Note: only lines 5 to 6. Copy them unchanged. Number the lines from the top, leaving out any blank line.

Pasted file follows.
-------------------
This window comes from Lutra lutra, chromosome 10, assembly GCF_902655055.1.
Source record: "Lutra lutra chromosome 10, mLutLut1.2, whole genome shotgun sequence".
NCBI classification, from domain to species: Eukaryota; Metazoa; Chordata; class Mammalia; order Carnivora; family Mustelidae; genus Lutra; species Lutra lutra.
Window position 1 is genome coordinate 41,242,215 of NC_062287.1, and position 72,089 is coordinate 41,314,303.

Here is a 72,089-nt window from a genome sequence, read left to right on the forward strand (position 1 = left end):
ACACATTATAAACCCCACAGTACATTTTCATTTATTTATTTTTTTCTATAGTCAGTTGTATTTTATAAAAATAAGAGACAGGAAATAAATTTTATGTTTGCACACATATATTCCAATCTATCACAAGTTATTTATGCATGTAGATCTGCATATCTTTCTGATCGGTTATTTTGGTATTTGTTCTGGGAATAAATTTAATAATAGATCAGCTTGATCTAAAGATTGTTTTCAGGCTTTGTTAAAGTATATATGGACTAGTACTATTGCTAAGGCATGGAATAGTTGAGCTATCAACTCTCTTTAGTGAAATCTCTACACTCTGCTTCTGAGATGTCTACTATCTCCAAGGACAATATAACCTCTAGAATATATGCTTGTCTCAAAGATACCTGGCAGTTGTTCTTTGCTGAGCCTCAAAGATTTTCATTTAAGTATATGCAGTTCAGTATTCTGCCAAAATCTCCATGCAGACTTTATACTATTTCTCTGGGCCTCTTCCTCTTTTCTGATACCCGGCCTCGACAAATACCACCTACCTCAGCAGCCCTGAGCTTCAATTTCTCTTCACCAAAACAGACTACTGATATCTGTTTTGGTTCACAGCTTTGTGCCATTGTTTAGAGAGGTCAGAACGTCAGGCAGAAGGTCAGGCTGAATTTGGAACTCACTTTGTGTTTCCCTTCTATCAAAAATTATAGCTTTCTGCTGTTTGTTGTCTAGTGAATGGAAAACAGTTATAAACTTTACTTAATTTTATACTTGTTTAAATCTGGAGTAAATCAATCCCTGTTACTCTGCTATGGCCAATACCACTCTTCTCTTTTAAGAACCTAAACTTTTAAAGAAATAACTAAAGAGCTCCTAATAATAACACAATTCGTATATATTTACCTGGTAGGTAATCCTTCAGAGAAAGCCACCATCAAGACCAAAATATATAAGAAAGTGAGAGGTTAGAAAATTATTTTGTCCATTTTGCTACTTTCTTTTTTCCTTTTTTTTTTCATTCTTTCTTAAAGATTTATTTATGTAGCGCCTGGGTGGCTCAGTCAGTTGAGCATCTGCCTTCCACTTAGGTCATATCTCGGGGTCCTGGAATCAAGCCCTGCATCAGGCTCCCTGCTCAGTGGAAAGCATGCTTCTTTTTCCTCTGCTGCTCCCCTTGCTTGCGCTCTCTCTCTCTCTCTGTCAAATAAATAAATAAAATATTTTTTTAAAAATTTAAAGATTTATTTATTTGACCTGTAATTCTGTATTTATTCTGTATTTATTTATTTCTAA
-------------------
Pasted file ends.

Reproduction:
Here is a 72,089-nt window from a genome sequence, read left to right on the forward strand (position 1 = left end):
ACACATTATAAACCCCACAGTACATTTTCATTTATTTATTTTTTTCTATAGTCAGTTGTATTTTATAAAAATAAGAGACAGGAAATAAATTTTATGTTTGCACACATATATTCCAATCTATCACAAGTTATTTATGCATGTAGATCTGCATATCTTTCTGATCGGTTATTTTGGTATTTGTTCTGGGAATAAATTTAATAATAGATCAGCTTGATCTAAAGATTGTTTTCAGGCTTTGTTAAAGTATATATGGACTAGTACTATTGCTAAGGCATGGAATAGTTGAGCTATCAACTCTCTTTAGTGAAATCTCTACACTCTGCTTCTGAGATGTCTACTATCTCCAAGGACAATATAACCTCTAGAATATATGCTTGTCTCAAAGATACCTGGCAGTTGTTCTTTGCTGAGCCTCAAAGATTTTCATTTAAGTATATGCAGTTCAGTATTCTGCCAAAATCTCCATGCAGACTTTATACTATTTCTCTGGGCCTCTTCCTCTTTTCTGATACCCGGCCTCGACAAATACCACCTACCTCAGCAGCCCTGAGCTTCAATTTCTCTTCACCAAAACAGACTACTGATATCTGTTTTGGTTCACAGCTTTGTGCCATTGTTTAGAGAGGTCAGAACGTCAGGCAGAAGGTCAGGCTGAATTTGGAACTCACTTTGTGTTTCCCTTCTATCAAAAATTATAGCTTTCTGCTGTTTGTTGTCTAGTGAATGGAAAACAGTTATAAACTTTACTTAATTTTATACTTGTTTAAATCTGGAGTAAATCAATCCCTGTTACTCTGCTATGGCCAATACCACTCTTCTCTTTTAAGAACCTAAACTTTTAAAGAAATAACTAAAGAGCTCCTAATAATAACACAATTCGTATATATTTACCTGGTAGGTAATCCTTCAGAGAAAGCCACCATCAAGACCAAAATATATAAGAAAGTGAGAGGTTAGAAAATTATTTTGTCCATTTTGCTACTTTCTTTTTTCCTTTTTTTTTTCATTCTTTCTTAAAGATTTATTTATGTAGCGCCTGGGTGGCTCAGTCAGTTGAGCATCTGCCTTCCACTTAGGTCATATCTCGGGGTCCTGGAATCAAGCCCTGCATCAGGCTCCCTGCTCAGTGGAAAGCATGCTTCTTTTTCCTCTGCTGCTCCCCTTGCTTGCGCTCTCTCTCTCTCTCTGTCAAATAAATAAATAAAATATTTTTTTAAAAATTTAAAGATTTATTTATTTGACCTGTAATTCTGTATTTATTCTGTATTTATTTATTTCTAA